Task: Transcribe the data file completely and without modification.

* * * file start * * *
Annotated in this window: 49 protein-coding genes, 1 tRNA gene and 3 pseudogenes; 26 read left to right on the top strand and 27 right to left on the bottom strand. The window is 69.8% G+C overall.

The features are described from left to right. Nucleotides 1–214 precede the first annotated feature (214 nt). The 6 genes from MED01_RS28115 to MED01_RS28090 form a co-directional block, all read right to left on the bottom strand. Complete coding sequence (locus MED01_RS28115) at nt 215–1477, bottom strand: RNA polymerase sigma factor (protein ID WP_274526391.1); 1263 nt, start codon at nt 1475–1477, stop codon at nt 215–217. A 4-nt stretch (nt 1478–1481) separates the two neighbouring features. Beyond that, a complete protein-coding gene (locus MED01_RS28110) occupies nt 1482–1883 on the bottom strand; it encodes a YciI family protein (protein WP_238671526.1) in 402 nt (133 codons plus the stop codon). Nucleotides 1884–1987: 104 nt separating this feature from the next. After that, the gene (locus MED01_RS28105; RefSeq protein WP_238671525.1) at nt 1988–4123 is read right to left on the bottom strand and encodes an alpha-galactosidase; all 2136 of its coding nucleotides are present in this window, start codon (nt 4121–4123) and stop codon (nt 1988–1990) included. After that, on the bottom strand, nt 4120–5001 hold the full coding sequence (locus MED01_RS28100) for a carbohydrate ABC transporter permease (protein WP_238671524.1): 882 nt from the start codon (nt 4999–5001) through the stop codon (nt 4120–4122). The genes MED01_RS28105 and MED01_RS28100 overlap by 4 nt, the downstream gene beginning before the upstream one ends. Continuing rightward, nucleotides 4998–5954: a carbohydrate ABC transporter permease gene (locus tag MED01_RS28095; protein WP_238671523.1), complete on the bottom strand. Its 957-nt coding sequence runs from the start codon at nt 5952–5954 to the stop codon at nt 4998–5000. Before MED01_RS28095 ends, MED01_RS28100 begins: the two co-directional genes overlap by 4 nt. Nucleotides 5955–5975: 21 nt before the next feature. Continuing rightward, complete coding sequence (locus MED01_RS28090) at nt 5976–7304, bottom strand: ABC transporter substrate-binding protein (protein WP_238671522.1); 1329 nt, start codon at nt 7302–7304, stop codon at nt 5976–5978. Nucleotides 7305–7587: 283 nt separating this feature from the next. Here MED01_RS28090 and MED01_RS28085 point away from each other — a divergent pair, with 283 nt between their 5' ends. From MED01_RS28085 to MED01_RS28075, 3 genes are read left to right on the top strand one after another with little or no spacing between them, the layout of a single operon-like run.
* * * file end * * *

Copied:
Annotated in this window: 49 protein-coding genes, 1 tRNA gene and 3 pseudogenes; 26 read left to right on the top strand and 27 right to left on the bottom strand. The window is 69.8% G+C overall.

The features are described from left to right. Nucleotides 1–214 precede the first annotated feature (214 nt). The 6 genes from MED01_RS28115 to MED01_RS28090 form a co-directional block, all read right to left on the bottom strand. Complete coding sequence (locus MED01_RS28115) at nt 215–1477, bottom strand: RNA polymerase sigma factor (protein ID WP_274526391.1); 1263 nt, start codon at nt 1475–1477, stop codon at nt 215–217. A 4-nt stretch (nt 1478–1481) separates the two neighbouring features. Beyond that, a complete protein-coding gene (locus MED01_RS28110) occupies nt 1482–1883 on the bottom strand; it encodes a YciI family protein (protein WP_238671526.1) in 402 nt (133 codons plus the stop codon). Nucleotides 1884–1987: 104 nt separating this feature from the next. After that, the gene (locus MED01_RS28105; RefSeq protein WP_238671525.1) at nt 1988–4123 is read right to left on the bottom strand and encodes an alpha-galactosidase; all 2136 of its coding nucleotides are present in this window, start codon (nt 4121–4123) and stop codon (nt 1988–1990) included. After that, on the bottom strand, nt 4120–5001 hold the full coding sequence (locus MED01_RS28100) for a carbohydrate ABC transporter permease (protein WP_238671524.1): 882 nt from the start codon (nt 4999–5001) through the stop codon (nt 4120–4122). The genes MED01_RS28105 and MED01_RS28100 overlap by 4 nt, the downstream gene beginning before the upstream one ends. Continuing rightward, nucleotides 4998–5954: a carbohydrate ABC transporter permease gene (locus tag MED01_RS28095; protein WP_238671523.1), complete on the bottom strand. Its 957-nt coding sequence runs from the start codon at nt 5952–5954 to the stop codon at nt 4998–5000. Before MED01_RS28095 ends, MED01_RS28100 begins: the two co-directional genes overlap by 4 nt. Nucleotides 5955–5975: 21 nt before the next feature. Continuing rightward, complete coding sequence (locus MED01_RS28090) at nt 5976–7304, bottom strand: ABC transporter substrate-binding protein (protein WP_238671522.1); 1329 nt, start codon at nt 7302–7304, stop codon at nt 5976–5978. Nucleotides 7305–7587: 283 nt separating this feature from the next. Here MED01_RS28090 and MED01_RS28085 point away from each other — a divergent pair, with 283 nt between their 5' ends. From MED01_RS28085 to MED01_RS28075, 3 genes are read left to right on the top strand one after another with little or no spacing between them, the layout of a single operon-like run.